sweetnurse786 you must be a student or a new grad? Having clinical experience never becomes "outdated" or passee. It is plain old...neccessary...... to actually becoming a real nurse. Doctors are not allowed to practice in any area of medicine without having completed a residency. And the same principle goes for nurses. Textbooks and the limited scope of clinicals cannot teach you about evidenced based practice, critical thinking, and the impossibly infiniate types of cases that will come through the doors of a healthcare facility. This seems to be a significant point of confusion for people who are considering a career in nursing, nursing students, and new grads. I don't know why they are not more clear about this during nursing school, or just create a formal nursing residency structure, so more people actually understand this, before they are in too deep into the career choice, or career change.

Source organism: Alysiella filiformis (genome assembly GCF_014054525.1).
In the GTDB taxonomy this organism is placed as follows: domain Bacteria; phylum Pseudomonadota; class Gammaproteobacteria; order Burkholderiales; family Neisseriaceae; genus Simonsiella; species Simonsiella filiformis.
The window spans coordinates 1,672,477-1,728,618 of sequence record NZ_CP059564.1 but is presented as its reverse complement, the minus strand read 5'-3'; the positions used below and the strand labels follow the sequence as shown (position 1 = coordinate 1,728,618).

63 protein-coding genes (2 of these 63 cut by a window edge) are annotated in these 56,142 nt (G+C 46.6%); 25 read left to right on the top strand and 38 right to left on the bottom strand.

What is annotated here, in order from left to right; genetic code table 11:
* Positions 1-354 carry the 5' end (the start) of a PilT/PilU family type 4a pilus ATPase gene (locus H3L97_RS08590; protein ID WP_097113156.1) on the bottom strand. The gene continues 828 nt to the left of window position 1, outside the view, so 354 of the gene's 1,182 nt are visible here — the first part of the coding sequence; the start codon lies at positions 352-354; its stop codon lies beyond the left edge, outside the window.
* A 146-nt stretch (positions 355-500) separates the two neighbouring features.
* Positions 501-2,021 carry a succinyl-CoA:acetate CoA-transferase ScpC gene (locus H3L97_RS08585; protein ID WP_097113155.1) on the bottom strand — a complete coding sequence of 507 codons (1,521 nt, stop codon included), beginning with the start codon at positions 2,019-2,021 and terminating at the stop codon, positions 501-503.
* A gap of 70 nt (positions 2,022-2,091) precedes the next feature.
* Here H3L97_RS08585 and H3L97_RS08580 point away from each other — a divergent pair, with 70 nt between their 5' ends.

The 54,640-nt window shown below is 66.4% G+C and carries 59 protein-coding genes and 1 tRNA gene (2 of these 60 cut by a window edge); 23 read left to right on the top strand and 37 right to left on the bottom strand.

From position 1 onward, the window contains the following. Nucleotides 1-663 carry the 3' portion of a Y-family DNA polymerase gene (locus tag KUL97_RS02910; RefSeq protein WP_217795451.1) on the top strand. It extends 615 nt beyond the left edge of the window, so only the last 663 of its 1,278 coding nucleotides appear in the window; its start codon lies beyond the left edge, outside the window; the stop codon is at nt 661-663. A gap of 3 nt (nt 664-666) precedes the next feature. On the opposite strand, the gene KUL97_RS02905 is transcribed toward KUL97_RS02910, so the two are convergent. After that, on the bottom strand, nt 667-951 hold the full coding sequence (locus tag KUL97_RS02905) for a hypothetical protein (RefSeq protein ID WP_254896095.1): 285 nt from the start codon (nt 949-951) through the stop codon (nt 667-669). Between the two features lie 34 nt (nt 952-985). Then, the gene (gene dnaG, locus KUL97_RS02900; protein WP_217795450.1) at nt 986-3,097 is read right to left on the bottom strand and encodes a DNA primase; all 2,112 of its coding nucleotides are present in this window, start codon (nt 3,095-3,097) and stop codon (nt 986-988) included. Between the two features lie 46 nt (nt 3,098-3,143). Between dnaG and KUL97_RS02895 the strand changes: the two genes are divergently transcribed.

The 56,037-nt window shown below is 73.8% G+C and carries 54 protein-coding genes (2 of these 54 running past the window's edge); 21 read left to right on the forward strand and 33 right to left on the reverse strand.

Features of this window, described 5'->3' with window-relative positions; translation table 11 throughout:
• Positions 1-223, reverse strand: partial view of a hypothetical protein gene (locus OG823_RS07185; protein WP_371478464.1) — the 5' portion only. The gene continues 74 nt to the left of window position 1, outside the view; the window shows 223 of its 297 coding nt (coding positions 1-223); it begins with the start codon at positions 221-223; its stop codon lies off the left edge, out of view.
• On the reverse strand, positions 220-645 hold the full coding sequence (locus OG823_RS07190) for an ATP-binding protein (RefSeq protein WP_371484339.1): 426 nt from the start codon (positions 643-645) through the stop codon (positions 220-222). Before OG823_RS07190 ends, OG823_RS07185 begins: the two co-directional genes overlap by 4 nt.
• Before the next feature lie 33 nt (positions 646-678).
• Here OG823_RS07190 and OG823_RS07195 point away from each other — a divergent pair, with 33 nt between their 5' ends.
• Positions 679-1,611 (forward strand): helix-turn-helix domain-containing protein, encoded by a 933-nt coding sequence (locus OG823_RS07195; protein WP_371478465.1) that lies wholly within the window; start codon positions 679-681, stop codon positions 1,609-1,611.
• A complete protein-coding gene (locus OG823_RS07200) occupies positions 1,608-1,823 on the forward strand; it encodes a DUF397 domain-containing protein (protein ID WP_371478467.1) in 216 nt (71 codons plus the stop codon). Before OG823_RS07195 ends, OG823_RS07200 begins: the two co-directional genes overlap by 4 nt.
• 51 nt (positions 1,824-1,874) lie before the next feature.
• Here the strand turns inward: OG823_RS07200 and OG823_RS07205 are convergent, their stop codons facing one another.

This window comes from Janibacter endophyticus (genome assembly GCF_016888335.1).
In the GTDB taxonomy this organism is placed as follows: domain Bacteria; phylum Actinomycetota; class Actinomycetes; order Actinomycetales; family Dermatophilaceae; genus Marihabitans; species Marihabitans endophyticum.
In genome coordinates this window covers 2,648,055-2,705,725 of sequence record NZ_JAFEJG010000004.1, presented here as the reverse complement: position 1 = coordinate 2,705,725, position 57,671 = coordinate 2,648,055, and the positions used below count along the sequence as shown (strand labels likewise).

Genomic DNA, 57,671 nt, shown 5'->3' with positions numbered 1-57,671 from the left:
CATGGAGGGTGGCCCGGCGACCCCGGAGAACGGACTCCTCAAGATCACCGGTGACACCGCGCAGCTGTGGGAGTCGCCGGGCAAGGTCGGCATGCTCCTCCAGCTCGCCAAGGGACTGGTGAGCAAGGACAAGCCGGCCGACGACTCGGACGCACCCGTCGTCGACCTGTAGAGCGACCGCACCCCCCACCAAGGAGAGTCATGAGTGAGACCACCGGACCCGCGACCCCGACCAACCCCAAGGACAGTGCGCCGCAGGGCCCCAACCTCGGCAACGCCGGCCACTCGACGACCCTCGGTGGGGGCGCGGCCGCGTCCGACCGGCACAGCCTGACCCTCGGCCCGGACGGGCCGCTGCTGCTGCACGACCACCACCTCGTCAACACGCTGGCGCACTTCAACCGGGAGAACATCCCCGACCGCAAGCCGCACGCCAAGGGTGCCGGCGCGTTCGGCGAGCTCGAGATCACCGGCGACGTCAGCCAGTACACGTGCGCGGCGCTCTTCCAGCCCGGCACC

I am an RN, BS, BSN, MBA currently also completing a second masters in health informatics. I teach health information technology at a local college, had 15 years of IT experience a BS and an MBA and a couple director level titles under my belt before I went back to school and became a nurse. I went through 8 years in the medical corps of Air Force reserve at the age of 35, to make the career change into nursing. When I went out into the civilian world as a new grad nurse nobody gave a DARN about any of it... at all. As far as they were concerned I just fell off the back of the turnip truck and could not even apply a band aid without being a liability, until I completed a year of orientation and preceptorship in real live patient care. I tried every last route to find a job. I was rudely awakened to the fact that 2 years in the Med/Surge/Tele/Oncology towers of a major hospital was the ONLY thing that got my nursing career going. I of course had to work 3-11 and night shift those 2 years, because there was a 5 year wait list to get on day shift from nurses that had already been there 5 and 10 years before me. Then another year working psych/LTACH/SNF through agency to round out skills. ONLY after I had this experience, did I land a job as a Senior Application Analyst on and EMR implementation/design project in the IT department of a major hospital system. Only after slaving in that for 3 years, did I finally start to get looked at for Case Management positions in this hospital system, alongside most other CM's that had MSN, MBA or MA degree's and averaged 25 years clinical experience at the likes of Yale Medical Center , Cleveland Clinic etc.